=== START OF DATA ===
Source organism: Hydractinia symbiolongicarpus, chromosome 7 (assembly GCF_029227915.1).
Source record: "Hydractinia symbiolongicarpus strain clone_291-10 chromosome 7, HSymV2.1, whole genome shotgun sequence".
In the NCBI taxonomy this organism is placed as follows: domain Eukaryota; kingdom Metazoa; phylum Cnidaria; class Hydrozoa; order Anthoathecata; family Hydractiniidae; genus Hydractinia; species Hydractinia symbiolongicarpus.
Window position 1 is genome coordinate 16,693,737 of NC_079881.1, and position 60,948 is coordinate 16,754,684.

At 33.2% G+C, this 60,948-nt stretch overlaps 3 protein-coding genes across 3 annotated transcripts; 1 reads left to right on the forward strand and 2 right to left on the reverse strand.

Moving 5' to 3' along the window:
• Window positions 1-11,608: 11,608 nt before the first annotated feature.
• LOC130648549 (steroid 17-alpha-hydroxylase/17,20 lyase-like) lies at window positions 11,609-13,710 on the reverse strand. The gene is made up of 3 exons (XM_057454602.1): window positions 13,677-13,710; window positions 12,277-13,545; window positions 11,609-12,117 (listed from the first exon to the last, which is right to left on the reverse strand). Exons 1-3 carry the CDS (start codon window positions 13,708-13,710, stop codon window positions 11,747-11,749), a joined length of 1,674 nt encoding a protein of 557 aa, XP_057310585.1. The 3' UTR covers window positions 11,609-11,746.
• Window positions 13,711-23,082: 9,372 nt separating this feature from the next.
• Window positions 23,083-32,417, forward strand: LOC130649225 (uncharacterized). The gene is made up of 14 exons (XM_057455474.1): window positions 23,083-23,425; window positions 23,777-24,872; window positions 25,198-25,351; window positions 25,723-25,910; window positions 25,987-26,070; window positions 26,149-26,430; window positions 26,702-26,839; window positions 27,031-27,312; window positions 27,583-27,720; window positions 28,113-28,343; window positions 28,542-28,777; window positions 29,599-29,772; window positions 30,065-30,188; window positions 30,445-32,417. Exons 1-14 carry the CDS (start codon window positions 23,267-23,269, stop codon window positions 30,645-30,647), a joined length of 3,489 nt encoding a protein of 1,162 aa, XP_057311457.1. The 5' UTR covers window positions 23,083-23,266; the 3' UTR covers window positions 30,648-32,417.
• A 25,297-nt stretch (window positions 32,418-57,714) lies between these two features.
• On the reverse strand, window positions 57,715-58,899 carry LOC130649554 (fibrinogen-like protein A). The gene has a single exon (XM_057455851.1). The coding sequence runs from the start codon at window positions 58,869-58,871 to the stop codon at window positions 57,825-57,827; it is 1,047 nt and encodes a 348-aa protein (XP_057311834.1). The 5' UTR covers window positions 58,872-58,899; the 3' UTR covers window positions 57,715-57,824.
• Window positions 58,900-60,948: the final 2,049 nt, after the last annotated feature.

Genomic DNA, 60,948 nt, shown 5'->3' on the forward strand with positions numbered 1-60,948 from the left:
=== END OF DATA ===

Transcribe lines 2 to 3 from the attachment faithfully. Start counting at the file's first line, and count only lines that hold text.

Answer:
Source record: "Hydractinia symbiolongicarpus strain clone_291-10 chromosome 7, HSymV2.1, whole genome shotgun sequence".
In the NCBI taxonomy this organism is placed as follows: domain Eukaryota; kingdom Metazoa; phylum Cnidaria; class Hydrozoa; order Anthoathecata; family Hydractiniidae; genus Hydractinia; species Hydractinia symbiolongicarpus.